Harvard Lack of Confidence Vote Countered by Board

Harvard Lack of Confidence Vote Countered by Board

CAMBRIDGE, Mass.
Harvard’s Faculty of Arts and Sciences passed a motion last month saying it lacked confidence in President Lawrence Summers — the first such action in the nearly 400-year history of the university. However, days later, the Harvard Corporation, the university’s governing board, came out in support of the president.

“As I said in my recent letter to the Harvard community, the members of the Corporation fully support President Summers in his ongoing efforts to listen thoughtfully to the range of views being expressed by members of the university’s faculties, and to work collegially and constructively with them to address the important academic matters facing Harvard,” said James Houghton, senior fellow, Harvard Corporation, in a statement.

The arts and sciences faculty is one of 10 that comprise the university. The faculty’s 218-185 vote supporting the motion — which even supporters had expected to be defeated — was a significant setback to Summers’ efforts to rebuild his standing with Harvard’s faculty in the wake of an uproar over his comments about women in science at an academic conference in January.

At the very least, the vote seemed likely to prolong the period of divisiveness among faculty and hinder Summers’ efforts to return focus to his agenda for remaking the university.

The measure stated simply: “The Faculty lacks confidence in the leadership of Lawrence H. Summers.”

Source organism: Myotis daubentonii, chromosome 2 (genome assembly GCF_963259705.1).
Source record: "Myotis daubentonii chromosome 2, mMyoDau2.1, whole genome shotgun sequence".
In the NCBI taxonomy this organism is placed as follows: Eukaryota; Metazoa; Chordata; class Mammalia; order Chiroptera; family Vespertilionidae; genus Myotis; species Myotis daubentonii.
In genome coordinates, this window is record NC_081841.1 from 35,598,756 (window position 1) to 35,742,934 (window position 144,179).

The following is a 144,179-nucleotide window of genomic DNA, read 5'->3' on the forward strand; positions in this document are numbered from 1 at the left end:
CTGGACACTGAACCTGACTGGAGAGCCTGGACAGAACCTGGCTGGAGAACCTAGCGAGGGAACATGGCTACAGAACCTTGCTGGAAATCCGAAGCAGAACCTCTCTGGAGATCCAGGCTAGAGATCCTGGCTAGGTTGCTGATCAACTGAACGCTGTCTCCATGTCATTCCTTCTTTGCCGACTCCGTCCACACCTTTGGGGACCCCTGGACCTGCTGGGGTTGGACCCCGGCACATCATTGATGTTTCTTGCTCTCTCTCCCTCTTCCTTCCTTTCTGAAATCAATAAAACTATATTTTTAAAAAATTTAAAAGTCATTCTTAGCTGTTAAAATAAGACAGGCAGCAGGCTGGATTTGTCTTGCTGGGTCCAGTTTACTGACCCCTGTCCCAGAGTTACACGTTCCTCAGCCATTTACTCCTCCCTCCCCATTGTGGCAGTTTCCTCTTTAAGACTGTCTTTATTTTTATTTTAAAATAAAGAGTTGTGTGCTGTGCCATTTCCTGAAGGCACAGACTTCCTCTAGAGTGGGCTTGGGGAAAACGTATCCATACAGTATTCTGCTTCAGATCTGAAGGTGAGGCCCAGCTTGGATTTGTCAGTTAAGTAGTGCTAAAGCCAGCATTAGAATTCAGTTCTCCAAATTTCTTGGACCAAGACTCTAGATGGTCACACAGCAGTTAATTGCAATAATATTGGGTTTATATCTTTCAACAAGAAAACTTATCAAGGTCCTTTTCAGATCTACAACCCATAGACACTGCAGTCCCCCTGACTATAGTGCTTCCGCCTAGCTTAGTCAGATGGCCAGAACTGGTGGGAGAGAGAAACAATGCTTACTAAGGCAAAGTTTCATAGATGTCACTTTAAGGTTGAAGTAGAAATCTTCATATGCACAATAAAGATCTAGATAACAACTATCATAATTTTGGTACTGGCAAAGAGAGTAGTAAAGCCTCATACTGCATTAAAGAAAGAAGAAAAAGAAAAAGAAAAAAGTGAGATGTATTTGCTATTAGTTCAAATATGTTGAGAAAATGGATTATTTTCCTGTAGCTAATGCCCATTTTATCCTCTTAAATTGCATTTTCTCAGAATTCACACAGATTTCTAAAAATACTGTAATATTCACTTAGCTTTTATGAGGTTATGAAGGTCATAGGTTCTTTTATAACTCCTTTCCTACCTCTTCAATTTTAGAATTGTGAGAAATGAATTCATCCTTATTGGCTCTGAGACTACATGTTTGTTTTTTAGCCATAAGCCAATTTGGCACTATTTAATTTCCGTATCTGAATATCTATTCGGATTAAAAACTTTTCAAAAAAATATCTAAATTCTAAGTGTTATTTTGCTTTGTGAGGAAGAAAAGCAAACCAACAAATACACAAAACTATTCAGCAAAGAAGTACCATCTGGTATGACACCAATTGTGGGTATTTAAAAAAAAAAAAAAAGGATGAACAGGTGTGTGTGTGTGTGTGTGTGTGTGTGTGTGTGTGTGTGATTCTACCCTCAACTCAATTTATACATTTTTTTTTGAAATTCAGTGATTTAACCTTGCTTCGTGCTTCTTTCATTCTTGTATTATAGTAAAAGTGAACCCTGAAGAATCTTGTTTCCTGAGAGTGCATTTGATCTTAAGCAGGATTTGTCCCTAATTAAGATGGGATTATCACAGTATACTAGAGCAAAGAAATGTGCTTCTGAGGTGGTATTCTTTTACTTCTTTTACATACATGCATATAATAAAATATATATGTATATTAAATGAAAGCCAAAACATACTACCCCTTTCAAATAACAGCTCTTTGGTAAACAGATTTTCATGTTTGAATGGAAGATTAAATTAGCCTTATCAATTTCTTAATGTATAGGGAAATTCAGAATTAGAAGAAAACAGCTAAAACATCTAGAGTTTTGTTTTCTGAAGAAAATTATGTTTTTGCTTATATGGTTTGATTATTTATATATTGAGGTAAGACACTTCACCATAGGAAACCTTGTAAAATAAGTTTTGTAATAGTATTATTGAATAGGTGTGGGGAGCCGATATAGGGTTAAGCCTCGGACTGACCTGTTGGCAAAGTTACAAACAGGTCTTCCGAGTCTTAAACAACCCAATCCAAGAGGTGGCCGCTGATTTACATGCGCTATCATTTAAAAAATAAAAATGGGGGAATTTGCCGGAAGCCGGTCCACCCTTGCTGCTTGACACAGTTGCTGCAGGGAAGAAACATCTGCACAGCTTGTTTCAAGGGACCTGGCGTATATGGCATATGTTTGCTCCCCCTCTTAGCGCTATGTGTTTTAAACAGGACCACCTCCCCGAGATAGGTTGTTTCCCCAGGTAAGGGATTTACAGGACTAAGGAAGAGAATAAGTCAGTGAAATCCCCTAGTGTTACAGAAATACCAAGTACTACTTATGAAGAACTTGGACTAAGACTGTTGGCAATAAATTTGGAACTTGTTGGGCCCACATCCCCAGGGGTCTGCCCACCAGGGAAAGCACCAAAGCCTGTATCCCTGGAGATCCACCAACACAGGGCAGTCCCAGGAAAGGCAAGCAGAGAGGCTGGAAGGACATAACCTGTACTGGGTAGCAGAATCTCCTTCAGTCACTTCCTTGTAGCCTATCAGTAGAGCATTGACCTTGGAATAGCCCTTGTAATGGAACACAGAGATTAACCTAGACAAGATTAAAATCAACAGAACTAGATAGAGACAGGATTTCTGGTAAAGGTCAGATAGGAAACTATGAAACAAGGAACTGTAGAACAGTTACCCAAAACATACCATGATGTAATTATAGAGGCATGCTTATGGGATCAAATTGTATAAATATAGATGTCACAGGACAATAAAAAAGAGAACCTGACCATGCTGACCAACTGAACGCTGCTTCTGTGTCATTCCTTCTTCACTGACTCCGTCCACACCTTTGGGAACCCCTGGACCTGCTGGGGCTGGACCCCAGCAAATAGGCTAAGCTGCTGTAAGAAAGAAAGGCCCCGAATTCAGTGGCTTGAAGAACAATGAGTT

The faculty also passed, 253-137, a milder rebuke of Summers’ comments and “managerial approach.”

“As I said to the faculty, I have tried these last couple months to listen to all that has been said, to learn from it, and to move forward, and that’s what I am going to do,” Summers said afterward.

Dr. J. Lorand Matory, a professor of anthropology and African and African-American studies, introduced the lack-of-confidence motion. He had expected it to be supported by no more than 30 percent of attendees.

Matory said Summers should quit. “There is no noble alternative to resignation,” he said.

Summers, however, has given no indication of stepping down. He has now met three times with the faculty group since his controversial remarks that intrinsic differences in ability partly explain why there are fewer women in the applicant pool for top science jobs.

He has also reportedly met extensively with smaller groups of faculty and established two faculty task forces, charged with addressing gender-related issues at Harvard and issues facing women in science.

The criticism over Summers’ comments quickly expanded into broader attacks on the president’s management style and vision for the university. Criticism has been aimed at his plan to expand Harvard’s campus across the Charles River in Boston, and his ideas about what direction scientific research should take.

Dr. Ruth Wisse, a literature professor and Summers supporter, emphasized the “lack of confidence” measure was different from a “no-confidence” vote, which in the British parliamentary system causes the fall of a government. 

— By Staff and Newswire reports



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